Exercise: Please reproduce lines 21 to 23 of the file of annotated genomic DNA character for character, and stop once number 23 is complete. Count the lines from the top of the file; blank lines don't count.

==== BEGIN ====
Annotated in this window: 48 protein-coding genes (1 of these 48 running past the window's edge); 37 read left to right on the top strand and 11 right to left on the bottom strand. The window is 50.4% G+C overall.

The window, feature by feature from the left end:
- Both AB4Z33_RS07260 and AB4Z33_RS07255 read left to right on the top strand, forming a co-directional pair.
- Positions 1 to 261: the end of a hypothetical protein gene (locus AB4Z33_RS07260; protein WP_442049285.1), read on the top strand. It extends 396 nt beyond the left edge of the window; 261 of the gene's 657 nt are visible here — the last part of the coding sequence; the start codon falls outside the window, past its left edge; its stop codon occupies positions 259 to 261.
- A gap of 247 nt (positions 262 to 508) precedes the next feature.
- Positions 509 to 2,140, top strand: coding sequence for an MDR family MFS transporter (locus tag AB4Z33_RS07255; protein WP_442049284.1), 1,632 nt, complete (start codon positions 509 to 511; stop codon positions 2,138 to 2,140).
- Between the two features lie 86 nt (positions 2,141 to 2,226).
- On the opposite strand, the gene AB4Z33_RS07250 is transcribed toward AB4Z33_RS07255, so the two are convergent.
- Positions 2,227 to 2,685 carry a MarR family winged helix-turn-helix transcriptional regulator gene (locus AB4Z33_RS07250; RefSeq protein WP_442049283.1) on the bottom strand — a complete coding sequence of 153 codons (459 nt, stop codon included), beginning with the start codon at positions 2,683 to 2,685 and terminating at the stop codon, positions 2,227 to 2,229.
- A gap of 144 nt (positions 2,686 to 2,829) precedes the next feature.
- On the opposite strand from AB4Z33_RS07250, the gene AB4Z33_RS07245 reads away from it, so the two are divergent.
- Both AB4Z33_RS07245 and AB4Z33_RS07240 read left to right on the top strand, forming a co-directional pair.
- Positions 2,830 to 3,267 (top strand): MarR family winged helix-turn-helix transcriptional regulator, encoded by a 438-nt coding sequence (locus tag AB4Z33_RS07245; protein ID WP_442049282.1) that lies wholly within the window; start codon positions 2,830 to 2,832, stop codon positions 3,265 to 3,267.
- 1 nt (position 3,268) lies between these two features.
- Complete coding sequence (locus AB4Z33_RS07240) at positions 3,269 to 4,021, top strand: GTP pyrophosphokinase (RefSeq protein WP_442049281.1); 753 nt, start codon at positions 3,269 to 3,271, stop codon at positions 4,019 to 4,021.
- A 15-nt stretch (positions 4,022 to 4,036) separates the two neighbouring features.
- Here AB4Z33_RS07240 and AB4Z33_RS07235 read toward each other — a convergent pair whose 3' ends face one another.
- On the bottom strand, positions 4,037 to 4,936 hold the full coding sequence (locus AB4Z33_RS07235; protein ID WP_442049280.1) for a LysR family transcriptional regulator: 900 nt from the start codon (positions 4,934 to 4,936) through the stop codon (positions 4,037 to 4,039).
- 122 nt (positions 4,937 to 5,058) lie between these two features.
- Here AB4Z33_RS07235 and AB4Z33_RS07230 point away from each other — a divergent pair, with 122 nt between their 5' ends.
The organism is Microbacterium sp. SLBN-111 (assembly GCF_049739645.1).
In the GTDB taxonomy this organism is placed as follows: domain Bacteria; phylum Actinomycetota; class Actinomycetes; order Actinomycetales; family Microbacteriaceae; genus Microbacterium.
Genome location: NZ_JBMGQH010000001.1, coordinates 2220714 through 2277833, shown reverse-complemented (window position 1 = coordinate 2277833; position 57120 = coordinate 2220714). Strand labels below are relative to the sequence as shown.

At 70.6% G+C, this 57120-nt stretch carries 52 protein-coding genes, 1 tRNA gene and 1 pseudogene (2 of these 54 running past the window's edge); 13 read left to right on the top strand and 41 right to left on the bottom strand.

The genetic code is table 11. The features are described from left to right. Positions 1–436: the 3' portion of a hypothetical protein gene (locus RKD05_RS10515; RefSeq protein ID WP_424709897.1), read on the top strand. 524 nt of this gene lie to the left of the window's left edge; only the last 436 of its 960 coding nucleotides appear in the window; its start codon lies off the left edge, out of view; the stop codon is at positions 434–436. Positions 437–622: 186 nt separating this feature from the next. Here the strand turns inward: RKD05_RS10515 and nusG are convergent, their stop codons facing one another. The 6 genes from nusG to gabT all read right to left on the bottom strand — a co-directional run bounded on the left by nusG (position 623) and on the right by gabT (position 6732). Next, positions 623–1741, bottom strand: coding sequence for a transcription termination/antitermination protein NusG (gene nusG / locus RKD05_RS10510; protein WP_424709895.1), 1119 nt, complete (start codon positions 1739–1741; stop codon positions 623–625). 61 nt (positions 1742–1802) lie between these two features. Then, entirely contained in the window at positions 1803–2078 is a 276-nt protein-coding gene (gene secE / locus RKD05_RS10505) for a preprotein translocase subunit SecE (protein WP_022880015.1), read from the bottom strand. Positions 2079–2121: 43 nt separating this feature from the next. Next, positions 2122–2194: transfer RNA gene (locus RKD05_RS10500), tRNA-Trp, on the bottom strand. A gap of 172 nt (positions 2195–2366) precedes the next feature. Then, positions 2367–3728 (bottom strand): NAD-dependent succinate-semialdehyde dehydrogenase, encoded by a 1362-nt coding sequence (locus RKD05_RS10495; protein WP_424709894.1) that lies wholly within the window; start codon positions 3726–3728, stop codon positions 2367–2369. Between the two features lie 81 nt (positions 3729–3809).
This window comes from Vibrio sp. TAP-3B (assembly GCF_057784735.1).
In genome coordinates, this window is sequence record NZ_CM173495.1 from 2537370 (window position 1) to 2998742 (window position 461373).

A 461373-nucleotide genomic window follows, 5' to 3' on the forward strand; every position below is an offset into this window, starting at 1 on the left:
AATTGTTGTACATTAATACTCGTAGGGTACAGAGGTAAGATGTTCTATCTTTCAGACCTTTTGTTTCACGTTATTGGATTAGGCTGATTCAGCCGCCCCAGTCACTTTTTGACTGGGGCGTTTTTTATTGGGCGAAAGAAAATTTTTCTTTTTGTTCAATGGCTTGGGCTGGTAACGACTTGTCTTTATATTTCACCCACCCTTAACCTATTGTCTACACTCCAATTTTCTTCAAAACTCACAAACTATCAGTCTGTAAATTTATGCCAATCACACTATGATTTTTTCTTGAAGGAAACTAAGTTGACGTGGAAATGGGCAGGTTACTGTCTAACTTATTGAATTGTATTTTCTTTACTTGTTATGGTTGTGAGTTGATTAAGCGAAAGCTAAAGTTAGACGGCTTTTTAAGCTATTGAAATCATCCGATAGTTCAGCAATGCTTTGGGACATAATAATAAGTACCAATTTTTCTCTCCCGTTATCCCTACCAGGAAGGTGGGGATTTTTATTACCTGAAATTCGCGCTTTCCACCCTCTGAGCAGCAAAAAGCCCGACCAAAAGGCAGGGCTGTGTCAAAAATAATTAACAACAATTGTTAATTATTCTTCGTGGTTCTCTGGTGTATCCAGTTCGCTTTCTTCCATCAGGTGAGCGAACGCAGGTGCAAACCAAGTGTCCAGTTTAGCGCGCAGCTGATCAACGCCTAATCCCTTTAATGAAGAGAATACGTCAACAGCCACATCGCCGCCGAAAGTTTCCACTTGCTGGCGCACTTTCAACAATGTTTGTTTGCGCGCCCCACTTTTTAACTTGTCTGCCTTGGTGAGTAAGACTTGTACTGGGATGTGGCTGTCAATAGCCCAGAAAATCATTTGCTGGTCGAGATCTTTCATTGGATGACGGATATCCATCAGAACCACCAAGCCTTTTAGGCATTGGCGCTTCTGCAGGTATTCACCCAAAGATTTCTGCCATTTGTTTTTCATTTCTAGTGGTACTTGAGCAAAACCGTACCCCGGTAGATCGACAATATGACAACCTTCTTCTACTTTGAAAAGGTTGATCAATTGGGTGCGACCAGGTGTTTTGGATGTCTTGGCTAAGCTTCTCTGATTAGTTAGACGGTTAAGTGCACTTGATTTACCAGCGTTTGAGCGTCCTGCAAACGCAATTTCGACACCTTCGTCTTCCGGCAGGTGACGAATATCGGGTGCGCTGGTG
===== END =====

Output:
The organism is Microbacterium sp. SLBN-111 (assembly GCF_049739645.1).
In the GTDB taxonomy this organism is placed as follows: domain Bacteria; phylum Actinomycetota; class Actinomycetes; order Actinomycetales; family Microbacteriaceae; genus Microbacterium.
Genome location: NZ_JBMGQH010000001.1, coordinates 2220714 through 2277833, shown reverse-complemented (window position 1 = coordinate 2277833; position 57120 = coordinate 2220714). Strand labels below are relative to the sequence as shown.